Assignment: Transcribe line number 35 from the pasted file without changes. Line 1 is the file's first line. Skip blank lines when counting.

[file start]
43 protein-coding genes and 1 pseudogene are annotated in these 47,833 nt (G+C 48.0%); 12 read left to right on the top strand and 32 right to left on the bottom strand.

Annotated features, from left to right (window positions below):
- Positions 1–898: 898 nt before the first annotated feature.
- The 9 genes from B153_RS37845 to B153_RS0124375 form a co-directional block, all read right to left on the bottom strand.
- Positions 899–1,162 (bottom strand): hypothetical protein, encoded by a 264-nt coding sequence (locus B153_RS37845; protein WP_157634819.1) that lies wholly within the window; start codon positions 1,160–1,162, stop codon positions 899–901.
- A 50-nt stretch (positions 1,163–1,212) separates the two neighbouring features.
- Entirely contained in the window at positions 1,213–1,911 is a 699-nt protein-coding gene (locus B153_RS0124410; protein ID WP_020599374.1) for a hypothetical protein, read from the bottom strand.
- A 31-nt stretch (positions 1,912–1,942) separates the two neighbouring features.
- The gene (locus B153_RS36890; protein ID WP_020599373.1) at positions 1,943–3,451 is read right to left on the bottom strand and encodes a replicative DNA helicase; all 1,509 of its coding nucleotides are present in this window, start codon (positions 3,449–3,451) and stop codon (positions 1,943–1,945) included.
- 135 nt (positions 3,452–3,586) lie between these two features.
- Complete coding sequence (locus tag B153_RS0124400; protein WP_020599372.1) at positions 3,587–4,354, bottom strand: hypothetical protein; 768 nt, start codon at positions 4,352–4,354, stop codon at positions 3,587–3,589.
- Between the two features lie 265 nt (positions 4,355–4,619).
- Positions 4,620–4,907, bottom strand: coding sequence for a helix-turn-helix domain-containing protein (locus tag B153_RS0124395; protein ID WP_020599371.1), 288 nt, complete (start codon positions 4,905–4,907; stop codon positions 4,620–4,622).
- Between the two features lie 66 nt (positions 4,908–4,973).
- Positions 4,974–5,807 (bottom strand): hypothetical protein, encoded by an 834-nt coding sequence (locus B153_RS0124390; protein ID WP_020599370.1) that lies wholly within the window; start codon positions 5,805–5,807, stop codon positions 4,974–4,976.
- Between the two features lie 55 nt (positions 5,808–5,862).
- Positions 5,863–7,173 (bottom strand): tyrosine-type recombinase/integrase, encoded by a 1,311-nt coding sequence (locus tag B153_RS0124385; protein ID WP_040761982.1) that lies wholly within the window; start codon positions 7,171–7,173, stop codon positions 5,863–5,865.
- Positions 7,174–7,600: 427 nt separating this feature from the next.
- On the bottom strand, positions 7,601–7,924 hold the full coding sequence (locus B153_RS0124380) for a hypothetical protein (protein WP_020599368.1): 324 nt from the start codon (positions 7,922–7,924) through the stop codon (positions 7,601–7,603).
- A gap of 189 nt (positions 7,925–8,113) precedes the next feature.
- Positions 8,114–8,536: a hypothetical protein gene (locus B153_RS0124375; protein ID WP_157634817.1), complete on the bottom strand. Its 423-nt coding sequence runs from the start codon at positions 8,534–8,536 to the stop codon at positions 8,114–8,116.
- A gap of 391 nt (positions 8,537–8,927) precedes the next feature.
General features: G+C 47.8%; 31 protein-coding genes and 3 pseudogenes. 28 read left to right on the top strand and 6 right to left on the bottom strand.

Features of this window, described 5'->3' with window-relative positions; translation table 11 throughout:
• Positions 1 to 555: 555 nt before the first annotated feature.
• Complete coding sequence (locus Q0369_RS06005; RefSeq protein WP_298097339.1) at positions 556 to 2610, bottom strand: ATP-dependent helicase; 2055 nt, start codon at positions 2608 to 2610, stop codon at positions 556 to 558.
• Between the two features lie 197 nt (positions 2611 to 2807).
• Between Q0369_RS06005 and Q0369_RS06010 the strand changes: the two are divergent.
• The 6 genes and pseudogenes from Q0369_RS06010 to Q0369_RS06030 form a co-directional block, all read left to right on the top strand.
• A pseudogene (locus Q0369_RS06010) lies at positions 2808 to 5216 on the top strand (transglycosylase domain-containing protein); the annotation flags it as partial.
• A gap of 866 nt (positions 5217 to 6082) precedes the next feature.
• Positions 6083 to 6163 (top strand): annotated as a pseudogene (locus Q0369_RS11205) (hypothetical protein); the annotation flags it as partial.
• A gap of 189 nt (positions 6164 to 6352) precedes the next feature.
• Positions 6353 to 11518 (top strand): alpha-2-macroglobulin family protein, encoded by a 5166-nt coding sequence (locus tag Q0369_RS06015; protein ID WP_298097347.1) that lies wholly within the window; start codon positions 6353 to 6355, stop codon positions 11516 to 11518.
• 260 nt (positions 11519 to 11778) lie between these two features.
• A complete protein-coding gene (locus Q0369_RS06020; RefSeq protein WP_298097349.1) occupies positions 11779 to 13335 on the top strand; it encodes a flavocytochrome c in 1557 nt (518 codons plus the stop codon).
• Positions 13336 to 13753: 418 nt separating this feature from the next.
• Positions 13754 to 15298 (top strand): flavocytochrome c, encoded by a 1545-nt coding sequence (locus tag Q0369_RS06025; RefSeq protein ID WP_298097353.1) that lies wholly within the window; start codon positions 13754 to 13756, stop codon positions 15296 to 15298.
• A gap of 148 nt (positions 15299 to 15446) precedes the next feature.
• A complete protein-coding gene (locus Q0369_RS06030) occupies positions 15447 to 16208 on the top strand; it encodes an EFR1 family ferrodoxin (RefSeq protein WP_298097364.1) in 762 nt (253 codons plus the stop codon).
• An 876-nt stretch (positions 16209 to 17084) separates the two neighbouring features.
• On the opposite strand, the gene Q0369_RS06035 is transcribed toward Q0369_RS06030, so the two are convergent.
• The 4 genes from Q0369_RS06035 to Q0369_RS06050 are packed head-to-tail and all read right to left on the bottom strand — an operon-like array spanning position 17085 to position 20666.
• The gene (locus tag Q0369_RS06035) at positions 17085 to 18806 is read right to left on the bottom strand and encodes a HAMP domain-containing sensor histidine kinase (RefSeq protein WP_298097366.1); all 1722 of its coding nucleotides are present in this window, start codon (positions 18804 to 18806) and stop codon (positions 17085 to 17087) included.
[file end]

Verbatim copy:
• 260 nt (positions 11519 to 11778) lie between these two features.